People who care for and about others need to remember that you matter too
These tips are for those in an unpaid caring role; however, we want to also acknowledge the appreciation to all those whose job and career is in the health and care sector.
We know people care and go beyond what is expected of them and that their workloads and commitments before, during and after the pandemic were high and continue to be so. There are pieces on our site which we hope you find useful.
People looking after a loved one may not see themselves as unpaid carer. They know what they are doing as an act of love because they care and feel responsible and want to help. There can be periods of illness in any family where we must look out for each other.
However, more people are finding they have longer-term caring commitments for an older relative or family member living with a long-term condition.
Long-term conditions can affect all generations, so that unpaid carers can be parents too.
While caring for someone we love can be rewarding, it can also bring its own stressors and challenges. It may even be we do not have a positive relationship with the person we are caring for.
There may even be some unresolved issues between you, but they are vulnerable now and need support, and you have a sense of duty to step in, even if you do not want to.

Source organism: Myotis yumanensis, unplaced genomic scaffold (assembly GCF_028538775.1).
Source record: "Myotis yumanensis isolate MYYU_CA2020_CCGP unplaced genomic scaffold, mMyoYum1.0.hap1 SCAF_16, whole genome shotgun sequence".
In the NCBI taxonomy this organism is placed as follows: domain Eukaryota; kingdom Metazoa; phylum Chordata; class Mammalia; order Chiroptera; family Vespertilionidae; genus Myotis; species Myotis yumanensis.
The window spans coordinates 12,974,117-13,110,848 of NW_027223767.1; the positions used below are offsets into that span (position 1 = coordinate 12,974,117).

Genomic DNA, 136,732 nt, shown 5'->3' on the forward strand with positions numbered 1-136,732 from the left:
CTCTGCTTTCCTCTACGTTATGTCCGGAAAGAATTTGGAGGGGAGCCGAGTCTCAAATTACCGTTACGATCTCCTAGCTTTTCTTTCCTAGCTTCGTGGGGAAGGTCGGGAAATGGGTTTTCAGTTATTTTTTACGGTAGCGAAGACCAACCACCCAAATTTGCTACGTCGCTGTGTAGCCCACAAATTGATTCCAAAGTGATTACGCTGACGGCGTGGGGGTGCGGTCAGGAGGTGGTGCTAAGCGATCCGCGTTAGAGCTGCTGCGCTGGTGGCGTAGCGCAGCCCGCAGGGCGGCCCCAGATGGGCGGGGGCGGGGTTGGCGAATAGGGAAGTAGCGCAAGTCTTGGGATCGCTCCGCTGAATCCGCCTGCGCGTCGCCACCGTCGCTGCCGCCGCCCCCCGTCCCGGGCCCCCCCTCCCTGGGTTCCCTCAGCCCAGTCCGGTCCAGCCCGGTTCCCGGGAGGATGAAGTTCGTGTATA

You may even find it hard to share with others how 'trapped' you feel as you do not want to be judged by others, and even having these thoughts makes you feel guilty, so you deny them even to yourself.
These tips do not replace professional advice, so please, if you find your caring role challenging, do speak to someone as you do matter too.
If ever you feel things are so overwhelming that you think of suicide, please remember the Samaritans are there 24/7 365 Tel 116 123.
There can be impacts on an individual who finds themselves putting time and energy into a caring role. This can include their mental health, physical health and feelings of isolation and disconnection.
More time is taking up looking after and being there for another that the time to spend with friends or hobbies becomes harder to find. It may even be caring responsibilities become so much that someone must give up work or even find problems in their other relationships as more time is taken up caring for someone and less and less time is available for other family members and responsibilities.
Feeling stuck in a demanding situation and not knowing what to do to meet everyone's needs. Is it little wonder how quickly unpaid Carers stop looking after their own well-being needs?
This is also why it matters. People know they matter too and can talk to someone when they need support.
The following tips do not have all the answers and may not share anything you do not know already.
Our hope in doing this was to say we care about you too; we recognise it is not easy and that sometimes we do not even see ourselves as a Carer.
However, thinking about this may help us find more support not only for the person we are caring for but also for ourselves.
People who care for and about others need to remember that you matter tooBuddha